US President Barack Obama spoke at the funeral of former president Shimon Peres at Mount Herzl in Jerusalem on Friday, referring to the senior Israeli statesman as "a friend."
"He showed us that justice and hope are at the heart of the Zionist idea - a free life in a homeland regained. A secure life in a nation that can defend itself, by itself," Obama said.
Obama thanked Palestinian Authority President Mahmoud Abbas for attending, saying that "President Abbas's presence here is a reminder of the unfinished business of peace."
The US president discussed Peres's history, describing how his family had been killed in the Holocaust
"From an early age Shimon saw the ways in which one group of people can dehumanize another," Obama said.
"It steeled him against hardship and made him vigilant against threats to Jewry around the world...But that understanding would never harden his heart, it never extinguished his faith," the president said.
"It made him see that all people were worthy of dignity and respect. It helped him see not just the world as it is, but the world as it should be," Obama stated.
He lauded Peres for his help in building Israel's defense capabilities and his efforts to turn Israel into "a central hub of the digital age - making life not just better for the people here, but for the people around the world."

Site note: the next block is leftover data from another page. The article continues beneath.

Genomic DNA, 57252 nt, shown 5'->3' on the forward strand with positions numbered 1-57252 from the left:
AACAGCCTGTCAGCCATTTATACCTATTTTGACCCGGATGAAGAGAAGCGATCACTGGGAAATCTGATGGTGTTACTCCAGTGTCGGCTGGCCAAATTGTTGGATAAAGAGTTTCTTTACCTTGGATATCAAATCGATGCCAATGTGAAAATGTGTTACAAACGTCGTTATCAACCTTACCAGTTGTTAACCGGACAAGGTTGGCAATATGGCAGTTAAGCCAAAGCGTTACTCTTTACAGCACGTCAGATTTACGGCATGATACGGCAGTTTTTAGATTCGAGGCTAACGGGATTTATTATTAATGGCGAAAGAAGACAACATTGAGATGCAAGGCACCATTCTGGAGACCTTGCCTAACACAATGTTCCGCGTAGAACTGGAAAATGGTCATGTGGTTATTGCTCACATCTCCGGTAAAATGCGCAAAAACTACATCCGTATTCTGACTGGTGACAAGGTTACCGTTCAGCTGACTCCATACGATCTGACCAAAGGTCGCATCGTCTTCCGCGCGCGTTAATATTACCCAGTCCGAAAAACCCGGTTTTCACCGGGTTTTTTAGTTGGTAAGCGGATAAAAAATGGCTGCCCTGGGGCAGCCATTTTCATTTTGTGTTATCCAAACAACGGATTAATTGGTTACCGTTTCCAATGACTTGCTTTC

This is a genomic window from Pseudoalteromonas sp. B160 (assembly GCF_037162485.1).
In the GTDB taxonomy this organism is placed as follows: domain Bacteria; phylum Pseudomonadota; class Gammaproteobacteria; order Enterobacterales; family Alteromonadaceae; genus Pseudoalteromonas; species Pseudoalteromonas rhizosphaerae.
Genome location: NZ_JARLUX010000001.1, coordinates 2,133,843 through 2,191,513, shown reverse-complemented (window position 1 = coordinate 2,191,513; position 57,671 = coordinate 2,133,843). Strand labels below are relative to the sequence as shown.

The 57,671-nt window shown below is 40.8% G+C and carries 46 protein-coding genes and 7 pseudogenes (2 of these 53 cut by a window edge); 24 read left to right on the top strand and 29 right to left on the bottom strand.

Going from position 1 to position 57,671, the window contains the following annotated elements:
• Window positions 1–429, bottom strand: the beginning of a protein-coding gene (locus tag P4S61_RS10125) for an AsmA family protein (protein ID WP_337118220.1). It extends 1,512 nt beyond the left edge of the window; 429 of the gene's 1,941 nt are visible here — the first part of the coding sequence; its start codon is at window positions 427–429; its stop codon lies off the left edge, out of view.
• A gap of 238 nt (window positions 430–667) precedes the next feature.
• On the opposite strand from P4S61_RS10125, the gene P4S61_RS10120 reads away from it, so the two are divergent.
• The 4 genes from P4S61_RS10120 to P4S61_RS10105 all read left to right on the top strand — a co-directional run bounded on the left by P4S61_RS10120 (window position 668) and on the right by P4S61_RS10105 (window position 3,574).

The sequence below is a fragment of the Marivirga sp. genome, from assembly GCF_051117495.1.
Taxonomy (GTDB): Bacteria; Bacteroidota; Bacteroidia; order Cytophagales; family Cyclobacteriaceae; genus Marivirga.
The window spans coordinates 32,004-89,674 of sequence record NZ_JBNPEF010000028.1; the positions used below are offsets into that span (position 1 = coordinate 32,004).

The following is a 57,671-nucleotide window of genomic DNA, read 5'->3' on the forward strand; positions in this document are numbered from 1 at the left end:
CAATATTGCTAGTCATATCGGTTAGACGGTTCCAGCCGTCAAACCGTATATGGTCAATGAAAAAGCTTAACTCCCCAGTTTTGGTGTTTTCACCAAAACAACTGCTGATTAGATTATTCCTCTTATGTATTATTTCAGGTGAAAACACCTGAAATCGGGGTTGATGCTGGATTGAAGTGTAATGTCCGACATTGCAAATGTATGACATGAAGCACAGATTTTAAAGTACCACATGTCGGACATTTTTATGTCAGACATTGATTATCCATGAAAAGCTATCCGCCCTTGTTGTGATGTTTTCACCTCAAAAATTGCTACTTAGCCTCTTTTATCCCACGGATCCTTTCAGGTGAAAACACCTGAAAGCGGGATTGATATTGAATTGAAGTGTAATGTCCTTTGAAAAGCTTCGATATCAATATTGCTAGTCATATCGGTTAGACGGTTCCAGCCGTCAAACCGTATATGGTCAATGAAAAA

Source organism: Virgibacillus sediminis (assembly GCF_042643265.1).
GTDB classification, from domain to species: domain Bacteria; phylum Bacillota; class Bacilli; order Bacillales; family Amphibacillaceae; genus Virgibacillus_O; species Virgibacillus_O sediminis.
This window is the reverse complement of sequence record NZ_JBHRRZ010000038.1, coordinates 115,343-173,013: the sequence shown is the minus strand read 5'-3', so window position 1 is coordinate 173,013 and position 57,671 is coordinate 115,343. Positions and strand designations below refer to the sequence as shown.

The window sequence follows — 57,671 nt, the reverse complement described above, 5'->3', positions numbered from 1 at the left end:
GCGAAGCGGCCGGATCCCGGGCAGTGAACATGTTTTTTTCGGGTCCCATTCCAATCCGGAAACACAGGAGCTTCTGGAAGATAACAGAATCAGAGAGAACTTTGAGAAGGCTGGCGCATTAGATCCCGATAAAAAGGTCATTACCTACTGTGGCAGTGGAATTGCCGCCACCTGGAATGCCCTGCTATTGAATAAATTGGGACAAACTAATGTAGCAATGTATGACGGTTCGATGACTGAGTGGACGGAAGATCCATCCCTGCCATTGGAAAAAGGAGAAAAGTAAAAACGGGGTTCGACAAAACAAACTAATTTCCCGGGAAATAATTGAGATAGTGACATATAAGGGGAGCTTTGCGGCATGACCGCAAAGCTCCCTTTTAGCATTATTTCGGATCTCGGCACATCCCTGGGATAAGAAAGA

Obama said that his contribution to Israel was so pervasive, that it could be overlooked.
As Bill Clinton said in his speech earlier, Obama rejected the idea that Peres was naive. "He brushed off the critics. I know from my conversations with him that his pursuit of peace was never naive."
"He understood in this war-torn region, in which Arab youth are often taught to hate from an early age - he knew how hard peace would be," Obama said.
"He understood that true security comes from making peace with your neighbors," the US president said.
"'The Jewish people weren't born to rule another people' he would say," Obama quoted Peres as saying.
Even after terror attacks and disappointments, Peres believed that Palestinians must be seen as equal to Jews in dignity, as people, and therefore in self-determination, Obama said.
"Shimon never saw his dream of peace fulfilled," Obama stated. "The region is going through a chaotic time. Threats are ever present. And yet he did not stop dreaming and working."
"I was the tenth president since John F. Kennedy to sit with Shimon," Obama said. He compared him to great leaders such as South Africa's Nelson Mandela, "people who speak in depth and knowledge, not in soundbites.
"He knew better than the cynic that if you look out over the arc of history, human beings should be filled not with fear, but with hope," the US president said.
"Toda Raba Chever Yakar," Obama concluded his speech, the Hebrew for "Thank you dear friend."